A Frankfort Police Department officer has pleaded guilty to criminal charges of stealing about $27,000 in gasoline from the city to fuel lawn equipment and his personal vehicle.
Former Officer Rick Tucker appeared in Franklin County Circuit Court on Friday afternoon to hear the charge and enter the plea. He was the subject of an investigation after suspicious activity on his department-issued Fleet One credit card led to the discovery that the officer had used the card repeatedly over the course of six years to purchase $27,172 in gasoline for personal use.
Tucker pleaded guilty to theft by unlawful taking or disposition of property over $10,000 in value, a Class C felony.
As part of his plea agreement, Tucker could face up to five years in prison, has to resign from the FPD with prejudice and will repay $27,172 to the department “from the proceeds of (Tucker’s) retirement account,” court records state.
According to FPD reports, administrators became aware of unusual activity in early July on Tucker’s Fleet One fuel card, meant only to be used in fueling his service vehicle. FPD opened an internal investigation and found that Tucker had been “using his fuel card inappropriately.” Tucker was placed on unpaid suspension on July 17 and eventually submitted his resignation on Aug. 9, officials wrote in a press release.
As the investigation unfolded, authorities found that Tucker had been using the Fleet One card for personal use from January 2013 until July 11 of this year. Investigators found that Tucker had spent $27,172 with the department-issued card to “obtain gasoline for (his) private vehicle and other gasoline-powered equipment or vehicle owned by (Tucker),” which investigators identified as lawn equipment.
Chief Chuck Adams said Tucker had been an officer for about 15 years. Adams was unclear how the activity went undetected for so long.
“I couldn’t answer that question,” said Adams, who was recently appointed as police chief. “I don’t know what they did before. I just know I looked at the fuel bill and saw some concerning activity.”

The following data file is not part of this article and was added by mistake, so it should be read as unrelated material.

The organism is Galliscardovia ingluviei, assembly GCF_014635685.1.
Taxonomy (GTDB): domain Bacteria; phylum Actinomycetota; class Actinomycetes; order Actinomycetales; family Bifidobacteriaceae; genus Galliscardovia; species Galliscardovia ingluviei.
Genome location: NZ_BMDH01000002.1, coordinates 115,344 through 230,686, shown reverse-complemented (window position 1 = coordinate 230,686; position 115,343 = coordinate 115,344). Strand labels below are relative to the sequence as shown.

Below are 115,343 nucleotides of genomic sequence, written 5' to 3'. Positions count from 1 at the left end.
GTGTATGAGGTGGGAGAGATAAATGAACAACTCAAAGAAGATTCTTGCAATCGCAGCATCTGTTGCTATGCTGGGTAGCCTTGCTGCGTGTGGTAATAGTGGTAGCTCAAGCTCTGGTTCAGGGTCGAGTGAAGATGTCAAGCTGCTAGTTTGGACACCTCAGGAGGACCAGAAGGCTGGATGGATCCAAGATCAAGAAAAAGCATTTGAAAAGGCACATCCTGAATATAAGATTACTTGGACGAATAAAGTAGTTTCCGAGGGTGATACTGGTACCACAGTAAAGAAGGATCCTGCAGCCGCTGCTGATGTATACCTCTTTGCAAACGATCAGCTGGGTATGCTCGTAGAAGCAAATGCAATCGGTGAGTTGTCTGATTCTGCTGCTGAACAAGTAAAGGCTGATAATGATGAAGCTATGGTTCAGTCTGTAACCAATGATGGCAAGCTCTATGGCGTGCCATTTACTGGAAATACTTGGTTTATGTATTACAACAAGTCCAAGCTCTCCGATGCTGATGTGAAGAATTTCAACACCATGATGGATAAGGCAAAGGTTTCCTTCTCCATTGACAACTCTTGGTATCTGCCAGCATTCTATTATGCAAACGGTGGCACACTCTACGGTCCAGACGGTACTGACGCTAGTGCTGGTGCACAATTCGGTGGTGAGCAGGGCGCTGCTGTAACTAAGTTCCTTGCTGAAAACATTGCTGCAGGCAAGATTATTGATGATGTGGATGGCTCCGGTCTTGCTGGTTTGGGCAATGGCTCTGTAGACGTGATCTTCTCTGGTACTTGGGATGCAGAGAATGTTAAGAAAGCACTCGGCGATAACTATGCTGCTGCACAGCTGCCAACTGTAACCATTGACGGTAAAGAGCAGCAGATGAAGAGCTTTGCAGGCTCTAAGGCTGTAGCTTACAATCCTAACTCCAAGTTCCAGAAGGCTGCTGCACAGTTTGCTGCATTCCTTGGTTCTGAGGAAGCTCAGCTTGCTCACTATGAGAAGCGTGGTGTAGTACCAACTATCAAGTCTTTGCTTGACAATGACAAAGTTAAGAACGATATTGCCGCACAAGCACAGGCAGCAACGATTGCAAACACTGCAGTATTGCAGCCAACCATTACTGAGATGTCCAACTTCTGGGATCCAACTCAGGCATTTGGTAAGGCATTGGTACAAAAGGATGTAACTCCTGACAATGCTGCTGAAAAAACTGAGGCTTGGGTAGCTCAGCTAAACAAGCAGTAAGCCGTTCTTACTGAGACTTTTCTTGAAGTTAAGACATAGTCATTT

Adams said he did not see any other officers with suspicious activity. He said while the occurrence was disappointing, appropriate policies were put in place to punish similar behavior on the force.
“It’s disappointing,” Adams said. “All these officers depend on each other, and when something like this happens, it’s a letdown. But we’ll move forward and work to gain the trust of the community every day.”
Adams previously told The State Journal that the use of gas cards in the department is mostly based on the honor system.
“It’s supposed to be just for patrol cars,” Adams said in a July interview about the investigation. “Each vehicle has its own card, and each officer has their own PIN (personal identification) number. And that’s how we track that.”
It was unclear whether the incident involving Tucker will result in any departmentwide, gas card usage policy changes.
The case did not have an arraignment or grand jury consideration. Tucker was “charged by information,” which means he waived the case going before a grand jury for indictment, said Commonwealth’s Attorney Larry Cleveland.
“You only do that when someone is going to plea,” Cleveland said.
Cleveland said that the restitution in the plea agreement was meant to ensure that FPD is repaid the total amount stolen. Tucker will receive the rest of his retirement from his lengthy service in FPD, which is “substantially more than $27,000,” Cleveland said.
“He’s getting a pretty stiff penalty here,” Cleveland said. “He’s got to pay back a lot of money, and he’s got a felony hanging over his head. No more law enforcement career for him, but we can’t have officers stealing.”
Tucker is set for a sentence hearing Oct. 31 before Circuit Judge Thomas Wingate. The Commonwealth’s Attorney Office has taken no position on probation for the five years Tucker faces as part of the plea agreement as long as he discloses “all knowledge and information he has regarding theft of property of the Frankfort Police Department,” according to court documents.
“I expect he’ll get probation,” Cleveland said. “It’s his first offense, he’s former law enforcement, etcetera.”